1066 - Battles and Invasions 1. 1066 The Battles of Fulford Gate and Stamford Bridge A review of the two battles that led to the death of Harald Hardrada and Tostig Godwinson and preceded the Battle of Hastings but had such a devastating effect on the events of 1066 by destroying the effectiveness of the Northern Army and weakening King Harold’s men on the forced march to York and back. 2. 1066 The Battle of Hastings We should have won! An examination of the battle that sealed England’s fate and ended 600 years of Anglo-Saxon rule. 3. 1066 Duke William’s March on London ‘1066 William’s March on London’ is an engaging account of what happened next as Duke William sought to consolidate his invasion of Anglo-Saxon England and culminates in his coronation at Westminster Abbey on 25th December 1066. I will delve a little deeper into the background and intrigue that surrounded the important events of that October, November and December starting with the aftermath of the Battle of Hastings based on all the evidence available. 1066 The Saxon Times 1. 1066 The Saxon Times – A Review of that tumultuous year 1066 There is more to 1066 than the Battle of Hastings and The Saxon Times reports on the whole year from the consecration of Westminster Abbey to William’s coronation. The story ends on 31st December 1066 when the newly crowned King is found hiding in a nunnery in Barking. This talk, based on all the evidence available, reviews the events of 1066 and delves into the background and intrigue that surrounded key dates during that turbulent year. 2. 1066 The Saxon Times – Food, drink and ‘agony aunts’ A Reflection Of Life In 1066. The Saxon Times allows for the free flow of imagination to express what life was like in 1066 for the ordinary man and woman. The newspaper format allows for advertisements and special editions such as Hailey’s Comet, Printing, The Food Section and Ask Brother Ealdred and this talk is an interesting and amusing take on 1066, drawn from available historical resources. History Walks, Talks & Books Flier 2020 (19/9/19)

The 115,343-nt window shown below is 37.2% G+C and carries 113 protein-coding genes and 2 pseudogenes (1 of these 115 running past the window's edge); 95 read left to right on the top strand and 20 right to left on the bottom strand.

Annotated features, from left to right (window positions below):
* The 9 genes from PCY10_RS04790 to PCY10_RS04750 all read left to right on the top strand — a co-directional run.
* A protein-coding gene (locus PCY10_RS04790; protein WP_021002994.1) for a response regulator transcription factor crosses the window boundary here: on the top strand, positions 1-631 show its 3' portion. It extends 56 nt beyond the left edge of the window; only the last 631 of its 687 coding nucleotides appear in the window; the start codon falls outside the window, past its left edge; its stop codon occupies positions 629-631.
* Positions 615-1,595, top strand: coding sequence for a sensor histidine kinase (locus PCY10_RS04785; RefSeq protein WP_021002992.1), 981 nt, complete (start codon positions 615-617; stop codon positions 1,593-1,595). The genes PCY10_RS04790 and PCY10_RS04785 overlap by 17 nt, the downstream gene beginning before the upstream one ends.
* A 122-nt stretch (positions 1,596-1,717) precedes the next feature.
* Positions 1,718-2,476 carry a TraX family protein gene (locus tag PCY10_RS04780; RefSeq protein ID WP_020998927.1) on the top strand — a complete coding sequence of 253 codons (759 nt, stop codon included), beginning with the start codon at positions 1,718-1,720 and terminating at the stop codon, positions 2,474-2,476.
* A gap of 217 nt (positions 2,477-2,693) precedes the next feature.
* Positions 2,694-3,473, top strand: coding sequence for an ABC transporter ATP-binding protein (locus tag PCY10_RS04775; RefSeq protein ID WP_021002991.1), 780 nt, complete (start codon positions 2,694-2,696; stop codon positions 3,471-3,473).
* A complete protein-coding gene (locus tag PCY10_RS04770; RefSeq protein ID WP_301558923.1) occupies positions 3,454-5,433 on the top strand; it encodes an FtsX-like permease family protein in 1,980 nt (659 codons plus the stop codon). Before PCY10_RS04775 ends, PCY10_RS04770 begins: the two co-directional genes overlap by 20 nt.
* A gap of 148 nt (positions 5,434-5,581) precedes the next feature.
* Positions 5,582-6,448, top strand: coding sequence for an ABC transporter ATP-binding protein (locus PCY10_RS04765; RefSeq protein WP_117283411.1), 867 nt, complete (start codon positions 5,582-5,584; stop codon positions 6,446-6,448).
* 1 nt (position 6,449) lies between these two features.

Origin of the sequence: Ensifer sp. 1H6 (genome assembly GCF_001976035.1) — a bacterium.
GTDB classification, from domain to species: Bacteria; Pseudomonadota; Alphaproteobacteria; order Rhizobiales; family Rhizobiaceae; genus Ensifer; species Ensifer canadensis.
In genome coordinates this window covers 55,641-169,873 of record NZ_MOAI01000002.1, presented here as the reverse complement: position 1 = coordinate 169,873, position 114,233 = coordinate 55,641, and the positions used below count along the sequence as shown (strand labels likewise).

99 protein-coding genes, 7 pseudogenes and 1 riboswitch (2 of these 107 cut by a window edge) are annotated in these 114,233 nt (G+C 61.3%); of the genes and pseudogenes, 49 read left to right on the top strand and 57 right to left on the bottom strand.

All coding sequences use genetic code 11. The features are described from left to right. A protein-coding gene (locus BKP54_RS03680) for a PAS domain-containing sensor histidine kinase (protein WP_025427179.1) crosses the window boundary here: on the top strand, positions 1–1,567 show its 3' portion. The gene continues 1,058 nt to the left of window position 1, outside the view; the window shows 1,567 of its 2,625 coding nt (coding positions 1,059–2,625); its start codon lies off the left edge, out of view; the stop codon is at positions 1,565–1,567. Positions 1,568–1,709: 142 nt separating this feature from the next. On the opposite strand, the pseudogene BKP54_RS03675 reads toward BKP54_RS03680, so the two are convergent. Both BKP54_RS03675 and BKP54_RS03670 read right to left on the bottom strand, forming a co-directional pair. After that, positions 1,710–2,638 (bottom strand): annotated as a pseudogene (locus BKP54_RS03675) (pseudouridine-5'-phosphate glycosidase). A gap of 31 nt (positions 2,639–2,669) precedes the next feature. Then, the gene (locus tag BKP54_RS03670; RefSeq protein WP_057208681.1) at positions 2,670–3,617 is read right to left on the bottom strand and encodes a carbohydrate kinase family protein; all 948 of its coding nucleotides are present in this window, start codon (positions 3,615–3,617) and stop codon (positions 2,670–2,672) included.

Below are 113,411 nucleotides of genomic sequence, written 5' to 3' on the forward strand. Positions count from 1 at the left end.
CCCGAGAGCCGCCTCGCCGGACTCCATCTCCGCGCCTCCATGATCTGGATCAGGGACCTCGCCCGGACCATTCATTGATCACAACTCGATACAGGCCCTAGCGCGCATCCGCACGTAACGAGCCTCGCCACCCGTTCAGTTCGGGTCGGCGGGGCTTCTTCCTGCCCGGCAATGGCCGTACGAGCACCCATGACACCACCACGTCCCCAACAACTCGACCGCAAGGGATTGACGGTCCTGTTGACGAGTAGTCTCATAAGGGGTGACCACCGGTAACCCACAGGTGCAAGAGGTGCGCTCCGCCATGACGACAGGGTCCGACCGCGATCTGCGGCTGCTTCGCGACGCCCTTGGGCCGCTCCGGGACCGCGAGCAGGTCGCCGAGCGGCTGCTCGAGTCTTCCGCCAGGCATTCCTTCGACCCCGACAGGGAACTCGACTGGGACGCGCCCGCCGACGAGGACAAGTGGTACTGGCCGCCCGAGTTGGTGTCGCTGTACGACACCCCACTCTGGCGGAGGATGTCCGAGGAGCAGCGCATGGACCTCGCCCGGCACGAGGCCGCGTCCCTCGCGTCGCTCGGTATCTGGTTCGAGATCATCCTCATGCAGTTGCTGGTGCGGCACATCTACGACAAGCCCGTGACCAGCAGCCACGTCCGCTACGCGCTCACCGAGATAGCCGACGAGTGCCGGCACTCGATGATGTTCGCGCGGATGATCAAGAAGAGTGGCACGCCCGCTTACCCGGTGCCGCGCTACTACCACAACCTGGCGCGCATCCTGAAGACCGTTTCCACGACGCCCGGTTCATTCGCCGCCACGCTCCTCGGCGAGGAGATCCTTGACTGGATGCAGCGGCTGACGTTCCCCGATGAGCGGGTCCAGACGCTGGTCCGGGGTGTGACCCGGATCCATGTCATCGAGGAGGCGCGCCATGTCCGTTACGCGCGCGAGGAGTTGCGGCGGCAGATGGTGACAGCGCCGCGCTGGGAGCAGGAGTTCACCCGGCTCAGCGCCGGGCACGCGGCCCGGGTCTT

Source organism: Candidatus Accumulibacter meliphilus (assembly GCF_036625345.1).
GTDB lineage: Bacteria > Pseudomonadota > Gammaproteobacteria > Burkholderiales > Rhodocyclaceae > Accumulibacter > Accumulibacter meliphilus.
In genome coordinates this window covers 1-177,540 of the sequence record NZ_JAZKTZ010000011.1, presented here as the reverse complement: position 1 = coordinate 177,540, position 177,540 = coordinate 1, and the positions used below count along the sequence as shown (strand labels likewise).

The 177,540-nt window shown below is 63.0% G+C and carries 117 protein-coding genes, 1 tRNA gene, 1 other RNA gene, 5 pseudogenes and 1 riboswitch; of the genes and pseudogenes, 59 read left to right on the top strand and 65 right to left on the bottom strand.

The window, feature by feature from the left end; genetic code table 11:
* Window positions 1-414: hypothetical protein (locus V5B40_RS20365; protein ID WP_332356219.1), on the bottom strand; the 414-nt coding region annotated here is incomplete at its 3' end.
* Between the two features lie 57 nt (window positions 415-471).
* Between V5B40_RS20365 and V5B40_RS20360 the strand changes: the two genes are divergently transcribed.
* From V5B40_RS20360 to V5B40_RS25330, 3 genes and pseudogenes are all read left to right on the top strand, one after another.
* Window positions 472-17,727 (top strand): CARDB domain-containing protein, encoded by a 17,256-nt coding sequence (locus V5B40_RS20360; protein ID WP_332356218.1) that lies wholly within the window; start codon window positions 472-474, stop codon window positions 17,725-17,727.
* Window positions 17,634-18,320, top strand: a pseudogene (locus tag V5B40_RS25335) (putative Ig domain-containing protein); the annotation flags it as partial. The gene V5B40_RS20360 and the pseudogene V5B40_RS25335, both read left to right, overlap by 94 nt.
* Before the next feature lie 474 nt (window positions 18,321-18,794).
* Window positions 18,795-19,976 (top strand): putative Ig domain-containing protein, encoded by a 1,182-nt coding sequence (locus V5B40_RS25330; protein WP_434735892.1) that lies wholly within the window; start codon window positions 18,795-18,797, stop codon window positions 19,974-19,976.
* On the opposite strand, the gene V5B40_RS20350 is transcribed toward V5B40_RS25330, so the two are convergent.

History Walks, Talks & Books Flier 2020 (19/9/19)

History Guides Explore and discover the fascinating history of these historic East Sussex towns with talks drawn from the History Walks series of Books: 1. Battle So synonymous with the Battle of Hastings, Battle’s history dates from the strategic crossroads of ancient ridge roads at the sign of ‘The old hoar apple tree’ before the building of an Abbey to commemorate the Battle that began the development of the historic town. 2. Rye Rye, with its medieval airs and cobbled streets, its history as a Cinque Port, the smugglers and its people, has been written about and photographed to distraction, after all, it is one of the most picturesque towns in England This talk will bring some sense to the orderly and disorderly streets, twitchels, passages and history but, be careful, for when not sailing the Spanish Main, that dastardly pirate Captain Pugwash may be watching you, home for a holiday to visit his creator, John Ryan. 3. St Leonards on Sea Hidden away behind in St Leonards on Sea’s promenade is the story of a dream to build a New Town which in 1841 was said that “None but the unrivalled crescents of Bath and Bristol is superior to the Marina of St Leonards”. The Regency splendour of the rich and wealthy, Mercatoria and Lavatoria, built to service the grand houses lead into a green St Leonards on the very edge of the town and a history that stretches back at least a thousand years. 4. Winchelsea Winchelsea is an opportunity to imagine a life in a town whose Grand Design has little changed in over 700 years and is a unique vision of King Edward I’s dream of a hilltop town. There are three medieval gates that guard the approaches, the old Court Hall that once acted as the gaol and the seat of the Mayor’s power, and a great church that promised so much, its grandeur and wealth reflects the affluence and influence of the town in the 14th century. History Walks, Talks & Books Flier 2020 (19/9/19)

History Walks, Talks & Books Flier 2020 (19/9/19)